- To become carbon neutral, restaurants must invest in swapping their gas equipment for electric infrastructure and training their employees to adopt new cooking techniques and practices.
- Natural gas gives Cantonese cuisine their signature “wok hei,” or breath of the wok. Chefs crank up the heat instantaneously to roaring temperatures that coat the wok from all sides, allowing the meat, seafood and vegetables inside to be tossed and seared to receive the signature smoky flavors that cannot be perfectly replicated when cooking with electric appliances.
Asian restaurants may get left behind from Los Angeles’ ban on residential and commercial gas appliances.
Last Friday, the Los Angeles County City Council passed a motion placing a ban on most residential and commercial gas appliances to reduce carbon emissions and thereby combating climate change. Los Angeles County strives to be carbon neutral by 2045. More than 50 cities and counties in California, such as San Francisco, Santa Barbara and Sacramento, already have passed ordinances that require construction of new buildings to be natural gas-free or meet electrification building codes.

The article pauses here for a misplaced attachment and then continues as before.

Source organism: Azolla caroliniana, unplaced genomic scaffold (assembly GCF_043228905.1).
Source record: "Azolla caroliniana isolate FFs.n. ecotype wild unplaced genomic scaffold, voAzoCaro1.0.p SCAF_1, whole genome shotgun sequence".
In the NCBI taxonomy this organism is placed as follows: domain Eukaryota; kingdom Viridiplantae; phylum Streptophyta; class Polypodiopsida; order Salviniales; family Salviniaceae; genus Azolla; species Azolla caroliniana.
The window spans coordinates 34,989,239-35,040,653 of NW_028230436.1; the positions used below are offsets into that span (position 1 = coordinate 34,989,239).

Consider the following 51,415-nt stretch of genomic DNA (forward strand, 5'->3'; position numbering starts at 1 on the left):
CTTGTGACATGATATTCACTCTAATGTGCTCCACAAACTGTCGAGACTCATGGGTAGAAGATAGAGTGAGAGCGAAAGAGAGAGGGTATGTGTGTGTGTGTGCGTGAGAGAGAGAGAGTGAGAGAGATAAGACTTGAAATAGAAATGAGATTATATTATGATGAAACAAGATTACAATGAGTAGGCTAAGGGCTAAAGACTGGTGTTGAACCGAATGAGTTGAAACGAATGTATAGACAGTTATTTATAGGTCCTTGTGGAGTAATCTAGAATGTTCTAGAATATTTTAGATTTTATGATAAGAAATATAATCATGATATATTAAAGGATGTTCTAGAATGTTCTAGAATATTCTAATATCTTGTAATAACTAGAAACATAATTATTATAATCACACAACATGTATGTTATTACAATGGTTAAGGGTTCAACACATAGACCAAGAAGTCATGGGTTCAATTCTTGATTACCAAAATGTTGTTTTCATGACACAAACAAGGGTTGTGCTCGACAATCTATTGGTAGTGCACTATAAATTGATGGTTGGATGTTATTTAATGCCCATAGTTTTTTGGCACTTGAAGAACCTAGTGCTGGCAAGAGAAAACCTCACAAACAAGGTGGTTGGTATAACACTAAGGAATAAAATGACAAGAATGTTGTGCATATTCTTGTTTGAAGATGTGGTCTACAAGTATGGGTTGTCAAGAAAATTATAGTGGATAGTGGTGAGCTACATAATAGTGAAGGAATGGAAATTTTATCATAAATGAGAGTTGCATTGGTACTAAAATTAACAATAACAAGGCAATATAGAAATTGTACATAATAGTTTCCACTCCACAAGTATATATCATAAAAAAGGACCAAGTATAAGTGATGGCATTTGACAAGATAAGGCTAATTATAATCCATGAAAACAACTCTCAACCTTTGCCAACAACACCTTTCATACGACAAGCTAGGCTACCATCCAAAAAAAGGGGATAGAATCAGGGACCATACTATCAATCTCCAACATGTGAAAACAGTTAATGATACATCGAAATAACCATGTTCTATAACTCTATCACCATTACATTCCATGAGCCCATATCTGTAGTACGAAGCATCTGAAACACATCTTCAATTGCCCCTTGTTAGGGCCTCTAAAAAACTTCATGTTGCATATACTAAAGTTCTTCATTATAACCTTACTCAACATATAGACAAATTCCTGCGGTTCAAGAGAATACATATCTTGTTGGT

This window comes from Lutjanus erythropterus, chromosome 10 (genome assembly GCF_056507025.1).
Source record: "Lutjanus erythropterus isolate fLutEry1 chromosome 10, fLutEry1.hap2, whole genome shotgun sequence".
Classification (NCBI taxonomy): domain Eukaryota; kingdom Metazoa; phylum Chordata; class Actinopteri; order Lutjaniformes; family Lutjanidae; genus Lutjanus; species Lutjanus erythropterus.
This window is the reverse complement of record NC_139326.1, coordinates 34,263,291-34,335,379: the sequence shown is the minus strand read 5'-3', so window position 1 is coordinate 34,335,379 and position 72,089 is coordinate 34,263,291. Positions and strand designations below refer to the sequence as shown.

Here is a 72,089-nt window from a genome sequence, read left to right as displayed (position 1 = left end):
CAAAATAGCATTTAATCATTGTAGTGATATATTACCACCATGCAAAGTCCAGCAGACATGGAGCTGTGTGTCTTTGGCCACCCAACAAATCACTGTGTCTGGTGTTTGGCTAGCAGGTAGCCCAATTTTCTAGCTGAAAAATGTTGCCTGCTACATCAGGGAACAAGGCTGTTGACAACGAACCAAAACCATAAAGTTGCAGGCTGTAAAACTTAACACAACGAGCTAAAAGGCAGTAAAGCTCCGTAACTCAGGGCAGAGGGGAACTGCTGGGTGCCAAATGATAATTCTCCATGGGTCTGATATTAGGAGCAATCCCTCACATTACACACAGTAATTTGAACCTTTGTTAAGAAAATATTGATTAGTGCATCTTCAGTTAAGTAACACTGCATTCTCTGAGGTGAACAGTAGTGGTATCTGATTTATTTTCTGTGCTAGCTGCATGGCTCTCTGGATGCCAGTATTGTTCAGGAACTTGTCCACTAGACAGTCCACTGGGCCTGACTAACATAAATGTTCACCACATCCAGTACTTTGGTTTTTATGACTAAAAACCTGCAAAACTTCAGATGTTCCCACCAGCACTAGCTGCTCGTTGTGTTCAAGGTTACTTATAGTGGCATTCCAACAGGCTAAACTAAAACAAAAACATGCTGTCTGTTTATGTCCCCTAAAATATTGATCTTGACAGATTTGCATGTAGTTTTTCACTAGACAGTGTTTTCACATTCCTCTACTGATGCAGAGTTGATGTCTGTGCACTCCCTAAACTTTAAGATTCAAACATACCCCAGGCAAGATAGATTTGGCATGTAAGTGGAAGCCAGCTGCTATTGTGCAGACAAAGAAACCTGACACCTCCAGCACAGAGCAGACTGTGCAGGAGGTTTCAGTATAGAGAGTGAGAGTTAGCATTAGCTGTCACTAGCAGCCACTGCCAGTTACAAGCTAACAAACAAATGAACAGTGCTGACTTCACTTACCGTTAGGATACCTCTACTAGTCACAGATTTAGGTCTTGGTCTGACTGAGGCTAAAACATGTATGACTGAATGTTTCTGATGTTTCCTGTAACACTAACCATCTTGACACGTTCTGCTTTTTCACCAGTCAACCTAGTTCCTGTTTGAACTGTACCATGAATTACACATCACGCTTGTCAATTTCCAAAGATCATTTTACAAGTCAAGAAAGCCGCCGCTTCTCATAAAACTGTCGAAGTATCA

- Olivia Rodrigo addressed the Uvalde, Texas, school shooting during her performance in Los Angeles on Tuesday night.
- “I wish we would never have to worry about our safety or our lives at places that are dedicated to our learning and growing,” Rodrigo said.
- She proceeded to call for “stricter gun control laws” to a chorus of cheers.
- Many other celebrities have spoken out against the violence, including the Golden State Warriors head coach Steve Kerr and pop star Taylor Swift.
- Rodrigo has used her platform in the past to voice opinions about social issues such as abortion.
Olivia Rodrigo took some time out of her Los Angeles performance on Tuesday night to address the school shooting that occurred earlier in the day in Uvalde, Texas, that killed 19 children and two teachers.
“I wish we would never have to worry about our safety or our lives at places that are dedicated to our learning and growing,” Rodrigo said at the Greek Theater in Los Angeles.